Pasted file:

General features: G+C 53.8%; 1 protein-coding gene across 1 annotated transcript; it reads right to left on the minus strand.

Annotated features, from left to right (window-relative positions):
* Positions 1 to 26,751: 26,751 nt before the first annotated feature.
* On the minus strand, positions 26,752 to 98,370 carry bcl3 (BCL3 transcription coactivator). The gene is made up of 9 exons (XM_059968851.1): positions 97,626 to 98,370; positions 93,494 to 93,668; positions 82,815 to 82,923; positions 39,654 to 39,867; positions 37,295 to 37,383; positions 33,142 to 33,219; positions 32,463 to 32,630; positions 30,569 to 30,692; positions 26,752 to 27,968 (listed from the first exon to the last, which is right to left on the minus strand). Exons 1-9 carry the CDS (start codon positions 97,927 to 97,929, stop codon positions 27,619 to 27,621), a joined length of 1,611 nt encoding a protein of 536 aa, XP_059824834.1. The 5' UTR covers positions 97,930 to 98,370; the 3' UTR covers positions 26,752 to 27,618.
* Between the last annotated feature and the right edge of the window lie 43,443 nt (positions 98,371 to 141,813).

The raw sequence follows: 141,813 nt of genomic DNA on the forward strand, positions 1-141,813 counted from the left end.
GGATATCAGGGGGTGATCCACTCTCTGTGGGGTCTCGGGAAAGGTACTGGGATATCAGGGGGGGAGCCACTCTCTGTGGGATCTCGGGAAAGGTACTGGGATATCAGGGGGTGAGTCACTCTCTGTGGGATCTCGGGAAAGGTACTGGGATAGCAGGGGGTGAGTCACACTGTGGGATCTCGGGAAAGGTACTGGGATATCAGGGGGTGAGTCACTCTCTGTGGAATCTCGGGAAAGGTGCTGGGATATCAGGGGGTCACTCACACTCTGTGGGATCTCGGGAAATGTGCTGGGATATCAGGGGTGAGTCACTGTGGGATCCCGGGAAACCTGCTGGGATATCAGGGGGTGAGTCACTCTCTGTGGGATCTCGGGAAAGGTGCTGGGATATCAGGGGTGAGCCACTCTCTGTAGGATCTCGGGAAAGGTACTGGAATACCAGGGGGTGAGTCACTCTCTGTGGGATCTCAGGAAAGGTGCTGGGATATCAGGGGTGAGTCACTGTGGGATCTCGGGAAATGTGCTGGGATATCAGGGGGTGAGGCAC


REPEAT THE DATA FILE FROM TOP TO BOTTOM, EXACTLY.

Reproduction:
General features: G+C 53.8%; 1 protein-coding gene across 1 annotated transcript; it reads right to left on the minus strand.

Annotated features, from left to right (window-relative positions):
* Positions 1 to 26,751: 26,751 nt before the first annotated feature.
* On the minus strand, positions 26,752 to 98,370 carry bcl3 (BCL3 transcription coactivator). The gene is made up of 9 exons (XM_059968851.1): positions 97,626 to 98,370; positions 93,494 to 93,668; positions 82,815 to 82,923; positions 39,654 to 39,867; positions 37,295 to 37,383; positions 33,142 to 33,219; positions 32,463 to 32,630; positions 30,569 to 30,692; positions 26,752 to 27,968 (listed from the first exon to the last, which is right to left on the minus strand). Exons 1-9 carry the CDS (start codon positions 97,927 to 97,929, stop codon positions 27,619 to 27,621), a joined length of 1,611 nt encoding a protein of 536 aa, XP_059824834.1. The 5' UTR covers positions 97,930 to 98,370; the 3' UTR covers positions 26,752 to 27,618.
* Between the last annotated feature and the right edge of the window lie 43,443 nt (positions 98,371 to 141,813).

The raw sequence follows: 141,813 nt of genomic DNA on the forward strand, positions 1-141,813 counted from the left end.
GGATATCAGGGGGTGATCCACTCTCTGTGGGGTCTCGGGAAAGGTACTGGGATATCAGGGGGGGAGCCACTCTCTGTGGGATCTCGGGAAAGGTACTGGGATATCAGGGGGTGAGTCACTCTCTGTGGGATCTCGGGAAAGGTACTGGGATAGCAGGGGGTGAGTCACACTGTGGGATCTCGGGAAAGGTACTGGGATATCAGGGGGTGAGTCACTCTCTGTGGAATCTCGGGAAAGGTGCTGGGATATCAGGGGGTCACTCACACTCTGTGGGATCTCGGGAAATGTGCTGGGATATCAGGGGTGAGTCACTGTGGGATCCCGGGAAACCTGCTGGGATATCAGGGGGTGAGTCACTCTCTGTGGGATCTCGGGAAAGGTGCTGGGATATCAGGGGTGAGCCACTCTCTGTAGGATCTCGGGAAAGGTACTGGAATACCAGGGGGTGAGTCACTCTCTGTGGGATCTCAGGAAAGGTGCTGGGATATCAGGGGTGAGTCACTGTGGGATCTCGGGAAATGTGCTGGGATATCAGGGGGTGAGGCAC